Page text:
First Published: 2004-05-19

 
Israeli gunship open fire on Palestinian demo
 

Ten dead, 40 wounded as Israeli helicopter targets Rafah protest, many are children.

 

Middle East Online

By Mauricio Lima - RAFAH, Gaza Strip

Bloodiest so far

Ten Palestinians were killed and around 40 wounded Wednesday when an Israeli helicopter opened fired on a demonstration against the biggest ever army operation in the Gaza Strip, medical sources and witnesses said.

The attack happened in the Tal Al-Sultan neighbourhood of Rafah's refugee camp which has been the scene of the bloodiest clashes since Tuesday morning's start of Operation Rainbow, which has now left 34 Palestinians dead.

In the immediate aftermath of the missile strike, a steady flow of panicked civilians could be seen carrying the wounded to the nearest ambulances.

Several children with their heads covered in blood were being rushed away by their relatives, friends and strangers.

Four other Palestinians were also killed earlier Wednesday Tal Al-Sultan after being ordered by Israeli troops to surrender, Palestinian sources said.

One was a 13-year-old boy, while a man was killed by an Israeli tank shell while carrying a white flag, the sources said.

Israeli sources, however, insisted that the troops had not killed anyone who had voluntarily left their homes.

"We know of incidents of people coming out of their homes with white flags and then other Palestinians shooting them," said a military spokeswoman.

Witnesses said all males over the age of 16 were told by loudspeaker to come out of their homes with their hands in the air.

"Any armed person is a target for us and his house will be destroyed," they were warned.

Witnesses said that the army had also blown off the doors of shops and houses as soldiers continued to conduct sweeping searches of the neighbourhood.

The Palestinian leadership has accused the Israelis of conducting a "war of extermination" in Rafah while the UN Security Council is considering its response to events.

Israel came in for further international criticism Wednesday, with British Prime Minister Tony Blair calling the operation "unacceptable and wrong" while Moscow slammed what it called a "disproportionate use of force".

The Israeli military however insisted that its operations were justified in order to prevent weapons being smuggled to Palestinian militants from under the border with Egypt, claiming that a batch of anti-tank and anti-aircraft missiles were waiting on the Egyptian side to be delivered.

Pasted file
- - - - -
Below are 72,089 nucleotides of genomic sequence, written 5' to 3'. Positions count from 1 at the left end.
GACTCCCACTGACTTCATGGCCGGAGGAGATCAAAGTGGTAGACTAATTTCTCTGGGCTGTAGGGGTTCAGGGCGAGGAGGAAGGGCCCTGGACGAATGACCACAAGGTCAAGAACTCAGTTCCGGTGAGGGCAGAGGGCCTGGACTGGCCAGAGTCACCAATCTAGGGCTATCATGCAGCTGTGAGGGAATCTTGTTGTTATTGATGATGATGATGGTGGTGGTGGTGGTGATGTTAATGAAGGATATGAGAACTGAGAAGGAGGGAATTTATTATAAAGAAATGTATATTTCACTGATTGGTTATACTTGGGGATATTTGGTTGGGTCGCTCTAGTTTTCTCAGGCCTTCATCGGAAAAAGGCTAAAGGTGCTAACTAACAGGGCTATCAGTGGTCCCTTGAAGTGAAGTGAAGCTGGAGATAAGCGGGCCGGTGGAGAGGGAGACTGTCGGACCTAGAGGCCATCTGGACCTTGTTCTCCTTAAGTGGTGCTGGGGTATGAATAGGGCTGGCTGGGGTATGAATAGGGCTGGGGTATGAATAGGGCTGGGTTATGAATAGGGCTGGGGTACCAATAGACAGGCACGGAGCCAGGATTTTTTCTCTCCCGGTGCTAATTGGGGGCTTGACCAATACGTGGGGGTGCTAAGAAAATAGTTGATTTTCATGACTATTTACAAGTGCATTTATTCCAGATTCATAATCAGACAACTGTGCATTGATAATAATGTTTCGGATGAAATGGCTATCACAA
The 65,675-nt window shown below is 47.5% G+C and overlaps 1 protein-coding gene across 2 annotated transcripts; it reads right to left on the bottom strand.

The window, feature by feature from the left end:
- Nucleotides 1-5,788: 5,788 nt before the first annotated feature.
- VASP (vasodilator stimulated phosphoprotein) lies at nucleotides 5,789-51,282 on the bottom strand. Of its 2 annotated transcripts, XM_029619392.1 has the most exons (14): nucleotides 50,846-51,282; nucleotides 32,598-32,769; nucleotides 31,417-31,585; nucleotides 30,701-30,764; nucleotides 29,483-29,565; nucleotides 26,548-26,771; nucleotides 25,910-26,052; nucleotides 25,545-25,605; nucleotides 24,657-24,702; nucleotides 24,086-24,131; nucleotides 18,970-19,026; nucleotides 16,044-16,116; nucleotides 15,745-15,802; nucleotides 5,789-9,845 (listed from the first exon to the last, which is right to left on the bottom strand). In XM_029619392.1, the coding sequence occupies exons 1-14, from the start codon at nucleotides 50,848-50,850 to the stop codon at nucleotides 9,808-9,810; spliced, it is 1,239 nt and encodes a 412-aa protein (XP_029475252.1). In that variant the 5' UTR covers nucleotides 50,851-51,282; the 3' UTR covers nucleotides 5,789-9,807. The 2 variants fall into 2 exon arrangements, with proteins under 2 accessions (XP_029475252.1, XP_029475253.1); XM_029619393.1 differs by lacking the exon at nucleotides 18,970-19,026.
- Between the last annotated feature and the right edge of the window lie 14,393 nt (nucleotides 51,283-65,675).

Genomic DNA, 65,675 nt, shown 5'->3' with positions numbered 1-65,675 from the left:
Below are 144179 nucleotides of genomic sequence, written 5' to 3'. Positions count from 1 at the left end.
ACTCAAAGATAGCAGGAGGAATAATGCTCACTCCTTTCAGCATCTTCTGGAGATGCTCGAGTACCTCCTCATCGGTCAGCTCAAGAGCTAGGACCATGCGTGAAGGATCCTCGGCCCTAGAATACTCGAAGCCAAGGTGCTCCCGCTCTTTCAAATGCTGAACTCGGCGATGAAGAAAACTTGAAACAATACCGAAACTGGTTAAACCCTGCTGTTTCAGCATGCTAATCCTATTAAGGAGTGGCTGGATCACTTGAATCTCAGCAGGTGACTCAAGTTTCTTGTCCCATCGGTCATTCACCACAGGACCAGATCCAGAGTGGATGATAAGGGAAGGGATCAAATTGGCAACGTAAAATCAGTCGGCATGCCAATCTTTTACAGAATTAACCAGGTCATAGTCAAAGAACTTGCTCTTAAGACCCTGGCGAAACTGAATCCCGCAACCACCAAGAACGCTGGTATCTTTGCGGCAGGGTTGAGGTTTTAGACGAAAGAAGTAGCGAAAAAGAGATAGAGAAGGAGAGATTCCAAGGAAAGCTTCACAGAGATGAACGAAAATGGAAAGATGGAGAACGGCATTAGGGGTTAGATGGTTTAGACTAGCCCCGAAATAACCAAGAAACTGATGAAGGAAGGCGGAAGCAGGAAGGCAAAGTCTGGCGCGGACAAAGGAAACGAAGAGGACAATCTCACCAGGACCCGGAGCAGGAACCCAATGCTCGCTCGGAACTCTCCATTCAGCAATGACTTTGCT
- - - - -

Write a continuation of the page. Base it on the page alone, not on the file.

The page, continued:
According to witnesses in Tal Al-Sultan, which has been virtually sealed off from the rest of Rafah, most of the phone lines are down, while the water and electricity networks have been destroyed.

"The Israeli army destroyed the generator for the sewage pumping station and waste is now spilling into the streets. The health situation is horrible," said resident Hassan Abu Yusef.

The Palestinian emergency services accused the Israeli army of blocking ambulances in northern Gaza from reaching Rafah.

"This is an absolute disaster. We sent ambulances to support Rafah but the Israleis are preventing them from reaching the place," said Mohammed Salama, who is head of emergencies at the Palestinian health ministry.

The Physicians for Human Rights-Israel group confirmed that ambulances were unable to move south of the town of Khan Yunis to provide assistance to medics working in Rafah.

Yossi Beilin, one of the chief architects of the Oslo peace accords and the leader of Israel's left-wing Yahad party, said the operation was doomed to failure.

"There is no situation in the world in which the army will be able to resolve the conflict between us and the Palestinians, not from a military point of view and not from a political point of view," he said.

"It is completely unacceptable to continue baptising Gaza in blood because when Gaza is drenched in blood, it is also the blood of our children."

Israeli Prime Minister Ariel Sharon wants to evacuate the Gaza Strip and its 21 Jewish settlements but his plans were vetoed in a referendum by members of his right-wing Likud party earlier this month.

Government sources said Wednesday the premier would propose a phased pull-out from Gaza in a reworked plan he will shortly present to his cabinet.

By the end of the process the army would have withdrawn from the whole area except for the strip known as the Philadelphi road along the border with Egypt in the Rafah sector.

Meanwhile, violence also flared in the West Bank, with a militant from the Al Aqsa Martyrs' Brigades shot dead early Wednesday during fierce clashes in Nablus.

An 18-year-old Palestinian who was wounded during an Israeli incursion into northern Gaza last month also died of his wounds Wednesday.

The latest deaths brought the overall toll since the September 2000 start of the Palestinian intifada to 4,064, including 3,075 Palestinians and 918 Israelis.

 

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